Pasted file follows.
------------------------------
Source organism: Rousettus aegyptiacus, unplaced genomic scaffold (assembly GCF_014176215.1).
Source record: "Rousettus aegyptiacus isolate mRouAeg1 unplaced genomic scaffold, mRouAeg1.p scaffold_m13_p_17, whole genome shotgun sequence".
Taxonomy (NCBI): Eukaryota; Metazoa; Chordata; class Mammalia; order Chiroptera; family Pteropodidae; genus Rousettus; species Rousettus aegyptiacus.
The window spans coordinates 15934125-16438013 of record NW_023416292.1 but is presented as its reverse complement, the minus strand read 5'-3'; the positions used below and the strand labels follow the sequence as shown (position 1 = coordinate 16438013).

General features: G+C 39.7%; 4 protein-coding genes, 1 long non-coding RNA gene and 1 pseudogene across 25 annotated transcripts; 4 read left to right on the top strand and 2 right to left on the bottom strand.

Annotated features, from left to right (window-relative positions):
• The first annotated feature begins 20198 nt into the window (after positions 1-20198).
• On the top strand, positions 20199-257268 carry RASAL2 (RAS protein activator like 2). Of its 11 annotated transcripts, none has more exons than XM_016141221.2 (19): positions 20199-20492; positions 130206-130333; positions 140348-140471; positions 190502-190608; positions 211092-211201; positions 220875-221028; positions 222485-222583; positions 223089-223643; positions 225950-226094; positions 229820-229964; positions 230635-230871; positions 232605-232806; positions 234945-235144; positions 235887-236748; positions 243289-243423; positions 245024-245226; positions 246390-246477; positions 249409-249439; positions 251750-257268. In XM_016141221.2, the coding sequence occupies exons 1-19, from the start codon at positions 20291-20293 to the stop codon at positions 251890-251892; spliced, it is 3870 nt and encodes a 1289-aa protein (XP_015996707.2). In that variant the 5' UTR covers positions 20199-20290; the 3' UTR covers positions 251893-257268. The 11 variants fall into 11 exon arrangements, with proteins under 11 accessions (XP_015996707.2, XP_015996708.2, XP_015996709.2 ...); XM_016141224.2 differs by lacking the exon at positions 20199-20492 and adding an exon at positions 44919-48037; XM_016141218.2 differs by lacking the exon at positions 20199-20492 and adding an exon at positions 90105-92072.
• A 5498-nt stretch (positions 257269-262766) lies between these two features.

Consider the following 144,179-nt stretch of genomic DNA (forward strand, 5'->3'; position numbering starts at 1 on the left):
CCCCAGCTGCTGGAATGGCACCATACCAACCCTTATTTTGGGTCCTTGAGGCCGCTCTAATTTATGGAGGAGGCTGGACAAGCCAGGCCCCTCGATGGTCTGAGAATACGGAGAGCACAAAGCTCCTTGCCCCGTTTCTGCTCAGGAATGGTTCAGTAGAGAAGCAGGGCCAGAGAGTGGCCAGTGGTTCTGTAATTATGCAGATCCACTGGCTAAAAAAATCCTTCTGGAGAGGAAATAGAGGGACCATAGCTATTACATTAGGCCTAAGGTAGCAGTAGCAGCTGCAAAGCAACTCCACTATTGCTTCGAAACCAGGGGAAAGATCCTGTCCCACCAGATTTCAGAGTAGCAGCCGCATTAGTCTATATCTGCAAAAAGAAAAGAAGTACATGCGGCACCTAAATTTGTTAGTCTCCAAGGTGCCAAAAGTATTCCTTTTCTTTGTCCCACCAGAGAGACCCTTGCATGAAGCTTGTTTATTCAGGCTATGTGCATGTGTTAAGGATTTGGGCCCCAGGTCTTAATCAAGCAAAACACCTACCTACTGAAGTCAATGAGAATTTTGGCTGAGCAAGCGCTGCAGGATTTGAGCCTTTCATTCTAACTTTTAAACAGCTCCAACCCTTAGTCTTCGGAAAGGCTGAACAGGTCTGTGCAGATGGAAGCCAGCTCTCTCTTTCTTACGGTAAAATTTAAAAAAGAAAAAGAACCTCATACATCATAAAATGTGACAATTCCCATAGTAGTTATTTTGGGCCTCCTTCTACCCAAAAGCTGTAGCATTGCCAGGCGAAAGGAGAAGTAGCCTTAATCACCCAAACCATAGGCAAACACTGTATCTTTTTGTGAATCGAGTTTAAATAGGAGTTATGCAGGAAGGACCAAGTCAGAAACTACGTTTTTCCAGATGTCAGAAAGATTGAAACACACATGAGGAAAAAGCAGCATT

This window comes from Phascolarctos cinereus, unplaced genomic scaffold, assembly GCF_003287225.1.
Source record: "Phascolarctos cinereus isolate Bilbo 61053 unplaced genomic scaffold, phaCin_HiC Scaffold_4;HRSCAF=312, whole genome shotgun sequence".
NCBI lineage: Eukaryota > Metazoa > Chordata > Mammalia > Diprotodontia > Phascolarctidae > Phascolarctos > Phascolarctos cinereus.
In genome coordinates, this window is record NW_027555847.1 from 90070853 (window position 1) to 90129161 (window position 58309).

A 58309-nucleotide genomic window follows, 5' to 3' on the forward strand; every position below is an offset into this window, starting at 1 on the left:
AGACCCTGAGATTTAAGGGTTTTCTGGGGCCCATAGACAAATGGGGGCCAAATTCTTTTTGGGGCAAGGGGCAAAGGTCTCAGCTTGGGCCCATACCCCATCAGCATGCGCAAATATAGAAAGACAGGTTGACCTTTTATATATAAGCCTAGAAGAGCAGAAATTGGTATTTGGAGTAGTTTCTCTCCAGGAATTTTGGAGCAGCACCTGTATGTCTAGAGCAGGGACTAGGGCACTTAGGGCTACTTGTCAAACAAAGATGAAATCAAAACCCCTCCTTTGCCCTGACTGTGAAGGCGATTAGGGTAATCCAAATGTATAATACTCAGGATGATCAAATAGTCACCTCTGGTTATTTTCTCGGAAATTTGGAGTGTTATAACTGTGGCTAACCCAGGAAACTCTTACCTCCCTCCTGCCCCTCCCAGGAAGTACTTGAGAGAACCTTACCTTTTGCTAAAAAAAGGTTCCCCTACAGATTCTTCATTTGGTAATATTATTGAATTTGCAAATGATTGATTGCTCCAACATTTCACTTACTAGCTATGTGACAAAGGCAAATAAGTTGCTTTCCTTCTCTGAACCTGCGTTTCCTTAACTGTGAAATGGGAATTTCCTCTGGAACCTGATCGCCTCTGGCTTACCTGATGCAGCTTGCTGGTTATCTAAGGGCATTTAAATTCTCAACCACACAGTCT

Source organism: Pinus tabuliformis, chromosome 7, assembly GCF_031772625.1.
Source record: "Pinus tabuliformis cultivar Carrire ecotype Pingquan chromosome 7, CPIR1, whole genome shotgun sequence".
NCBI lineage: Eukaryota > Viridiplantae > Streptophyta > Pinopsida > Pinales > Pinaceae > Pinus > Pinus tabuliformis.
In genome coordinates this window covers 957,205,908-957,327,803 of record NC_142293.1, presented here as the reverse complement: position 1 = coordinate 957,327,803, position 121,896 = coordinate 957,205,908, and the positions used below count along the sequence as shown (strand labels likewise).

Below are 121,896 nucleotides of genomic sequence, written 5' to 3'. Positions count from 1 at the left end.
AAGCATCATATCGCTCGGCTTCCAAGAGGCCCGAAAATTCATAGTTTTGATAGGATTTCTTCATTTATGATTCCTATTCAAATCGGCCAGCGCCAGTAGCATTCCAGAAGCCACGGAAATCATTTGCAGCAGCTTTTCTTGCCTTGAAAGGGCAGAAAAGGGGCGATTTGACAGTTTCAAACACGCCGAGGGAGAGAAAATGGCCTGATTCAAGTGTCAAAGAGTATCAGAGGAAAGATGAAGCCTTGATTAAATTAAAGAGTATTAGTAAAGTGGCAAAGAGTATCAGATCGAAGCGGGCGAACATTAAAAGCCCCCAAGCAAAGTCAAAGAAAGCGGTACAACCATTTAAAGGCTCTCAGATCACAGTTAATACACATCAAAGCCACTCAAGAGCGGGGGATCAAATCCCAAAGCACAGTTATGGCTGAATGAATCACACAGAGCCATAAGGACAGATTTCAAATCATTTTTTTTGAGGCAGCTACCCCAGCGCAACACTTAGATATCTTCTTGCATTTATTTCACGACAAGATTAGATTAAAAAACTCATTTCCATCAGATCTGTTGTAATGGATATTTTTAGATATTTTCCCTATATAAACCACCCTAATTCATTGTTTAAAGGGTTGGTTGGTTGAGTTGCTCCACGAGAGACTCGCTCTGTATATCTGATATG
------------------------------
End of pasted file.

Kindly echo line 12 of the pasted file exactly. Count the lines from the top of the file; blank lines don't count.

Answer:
This window comes from Phascolarctos cinereus, unplaced genomic scaffold, assembly GCF_003287225.1.